May is here, so, according to the old maxim, it’s time to sell and go away… right? Not according to the author of today’s article, who asserts that, while the sell-in-May strategy has shown some marginal outperformance over the past several decades, “there are far better strategies to be found…And with each passing year, the sell-in-May strategy works less and less well.” Why is the sell-in-May strategy losing its effectiveness – and which strategies might be better choices right now? CLICK HERE.
The market has been plummeting, the president is attacking the chairman of the Federal Reserve, a trade war is ongoing, U.S. debt is ballooning – and more. So is it time to go defensive with your investment strategy? If so, how? And when will it be time to get aggressive again? In examining these questions, today’s article highlights several specific defensive stocks to consider and outlines how to build your own defensive investment strategy for the coming year. For more, CLICK HERE.
“As investors, we must properly forecast the future AND put our money where our forecasts are,” acknowledges the author of today’s article. He proceeds to outline what some of Wall Street’s top strategists are forecasting in terms of price targets for the S&P 500 in 2019, from the most bearish target (Morgan Stanley) to the most volatile target (Bank of America) to the super bullish target (Credit Suisse). For more, CLICK HERE.
“When investing becomes dangerous what are your best choices?” This is the question that the author of today’s article poses – and proceeds to answer from various perspectives. In particular, he highlights advice from Mad Money host Jim Cramer – who recently exclaimed that “This market isn’t just volatile, it’s treacherous” – to pick “individual stocks that are not tied to trade with China, are not tied to the welfare of general economy, and have both high dividend yields and strong financial positions.” For some specific sector and stock recommendations in that regard, CLICK HERE.
“Most options investors screw it up,” argues the author of today’s article. How do they screw it up? By not knowing how to profit from more modest stock moves – “the more typical daily moves you’re going to see over most of your investment life”. So how can options investors profit from more modest stock moves? The author lays out one strategy to do just that. For more, CLICK HERE.
While strategists at JPMorgan do not see a high risk of a recession in the next 12 months, they do believe that there may be some wisdom in investors gradually setting themselves up for the next recession over a period of time, starting in the coming weeks. Moreover, the firm has published an investing playbook with recommended trades, across asset classes, ahead of the next recession. For a summary of this playbook – and why some of the recommended trades this time around are different from typical late-cycle trades – CLICK HERE.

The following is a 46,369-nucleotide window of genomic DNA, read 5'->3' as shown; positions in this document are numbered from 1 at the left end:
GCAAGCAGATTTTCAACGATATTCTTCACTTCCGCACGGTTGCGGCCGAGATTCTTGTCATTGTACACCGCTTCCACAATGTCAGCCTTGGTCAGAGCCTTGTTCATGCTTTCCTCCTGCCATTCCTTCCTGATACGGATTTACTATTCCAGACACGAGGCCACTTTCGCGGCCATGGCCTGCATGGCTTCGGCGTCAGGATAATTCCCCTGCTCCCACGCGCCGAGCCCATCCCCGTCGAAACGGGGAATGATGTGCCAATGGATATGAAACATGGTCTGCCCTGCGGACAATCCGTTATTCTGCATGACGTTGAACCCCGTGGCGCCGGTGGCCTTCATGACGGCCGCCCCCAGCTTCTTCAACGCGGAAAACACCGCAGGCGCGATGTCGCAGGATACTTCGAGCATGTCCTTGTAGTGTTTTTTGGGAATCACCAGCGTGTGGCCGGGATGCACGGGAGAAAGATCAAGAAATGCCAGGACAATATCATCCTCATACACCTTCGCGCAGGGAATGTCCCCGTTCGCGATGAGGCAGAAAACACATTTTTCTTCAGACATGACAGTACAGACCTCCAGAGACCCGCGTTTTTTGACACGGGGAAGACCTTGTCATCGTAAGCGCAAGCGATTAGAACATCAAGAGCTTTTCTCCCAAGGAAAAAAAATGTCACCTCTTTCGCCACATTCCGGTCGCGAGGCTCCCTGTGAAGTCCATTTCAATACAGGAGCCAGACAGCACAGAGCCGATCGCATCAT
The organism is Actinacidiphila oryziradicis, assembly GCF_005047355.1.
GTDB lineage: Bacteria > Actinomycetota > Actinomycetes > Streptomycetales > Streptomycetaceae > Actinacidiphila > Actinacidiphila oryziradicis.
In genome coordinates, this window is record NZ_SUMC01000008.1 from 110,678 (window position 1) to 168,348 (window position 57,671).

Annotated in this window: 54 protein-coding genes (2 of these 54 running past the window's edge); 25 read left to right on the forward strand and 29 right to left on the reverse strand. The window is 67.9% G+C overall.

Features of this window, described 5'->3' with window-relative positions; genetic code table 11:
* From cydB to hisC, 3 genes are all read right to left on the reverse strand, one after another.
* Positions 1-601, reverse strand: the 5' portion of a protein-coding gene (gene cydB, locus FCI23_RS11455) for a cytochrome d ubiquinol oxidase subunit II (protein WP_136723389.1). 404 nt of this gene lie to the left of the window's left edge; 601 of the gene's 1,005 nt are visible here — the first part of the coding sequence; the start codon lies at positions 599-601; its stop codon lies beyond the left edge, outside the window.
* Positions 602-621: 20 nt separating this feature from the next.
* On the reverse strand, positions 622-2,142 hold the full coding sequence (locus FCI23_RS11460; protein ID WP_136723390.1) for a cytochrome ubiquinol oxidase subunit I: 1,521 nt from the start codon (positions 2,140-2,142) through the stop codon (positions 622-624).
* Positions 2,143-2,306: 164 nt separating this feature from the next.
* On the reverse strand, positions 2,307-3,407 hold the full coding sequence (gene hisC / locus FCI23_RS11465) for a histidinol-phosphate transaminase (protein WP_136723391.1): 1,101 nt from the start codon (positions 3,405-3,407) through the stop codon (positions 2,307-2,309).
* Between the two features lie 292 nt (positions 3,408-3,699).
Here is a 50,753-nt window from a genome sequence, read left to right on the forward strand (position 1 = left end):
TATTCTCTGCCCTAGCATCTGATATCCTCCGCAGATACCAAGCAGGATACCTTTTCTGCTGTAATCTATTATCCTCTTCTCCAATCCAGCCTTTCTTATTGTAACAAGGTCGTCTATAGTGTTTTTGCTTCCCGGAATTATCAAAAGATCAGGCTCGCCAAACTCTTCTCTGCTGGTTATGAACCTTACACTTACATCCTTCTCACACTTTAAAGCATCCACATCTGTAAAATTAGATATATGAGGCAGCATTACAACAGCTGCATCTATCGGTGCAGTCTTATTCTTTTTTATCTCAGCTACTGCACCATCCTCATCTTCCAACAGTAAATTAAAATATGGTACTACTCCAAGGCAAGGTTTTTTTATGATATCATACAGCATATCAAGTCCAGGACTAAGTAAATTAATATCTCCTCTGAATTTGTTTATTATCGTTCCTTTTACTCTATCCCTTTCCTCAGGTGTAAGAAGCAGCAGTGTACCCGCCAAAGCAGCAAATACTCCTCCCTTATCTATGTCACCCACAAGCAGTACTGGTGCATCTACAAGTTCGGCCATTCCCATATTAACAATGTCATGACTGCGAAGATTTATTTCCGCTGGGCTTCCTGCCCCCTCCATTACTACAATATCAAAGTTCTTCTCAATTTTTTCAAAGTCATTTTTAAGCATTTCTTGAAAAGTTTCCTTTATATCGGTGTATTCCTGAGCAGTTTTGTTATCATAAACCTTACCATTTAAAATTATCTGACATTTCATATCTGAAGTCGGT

One of the best-performing hedge fund managers of the past 20 years just made a high-conviction bet on India, with 40% of his fund now invested in that emerging nation (and just 0.1% invested in the U.S.). What particular segment of Indian stocks does this money manager (who has generated a cumulative return of 967% since 2000) see an opportunity in (and why) – and what’s one way that those with little-to-no knowledge about investing in India can play this opportunity? CLICK HERE.
When it comes to identifying “must-have” stocks, the author of today’s article takes a different approach from many, “look[ing] for stocks in companies that have products or services deeply embedded in their customers’ strategy and operations. They play such a vital role that customers perceive their products or services as “must-have” in their business operations.” He proceeds to identify what he sees as the “three major buckets of must-have companies” – and an exemplar company from each bucket. CLICK HERE.
Exchange-traded funds have grown exponentially in number and popularity. After a refresher on ETFs (and their benefits over mutual funds), the author of today’s article turns to the following question: Is there a best time to put your money into an ETF? The answer, according to the findings of a study by Deutsche Bank, is yes there is. What did the investment bank find – and why might it pay to be a contrarian when it comes to ETFs? CLICK HERE.
While the S&P 500 has had a decent year thus far, the five stocks that are the focus of today’s article – the five worst-performing S&P 500 stocks of the year thus far – have lost between 29% and 45%. Are they all stocks to be avoided – or are there some possible opportunities amongst them? The author examines what has gone wrong at each of the companies – and separates out the possible winners from the likely value traps. CLICK HERE.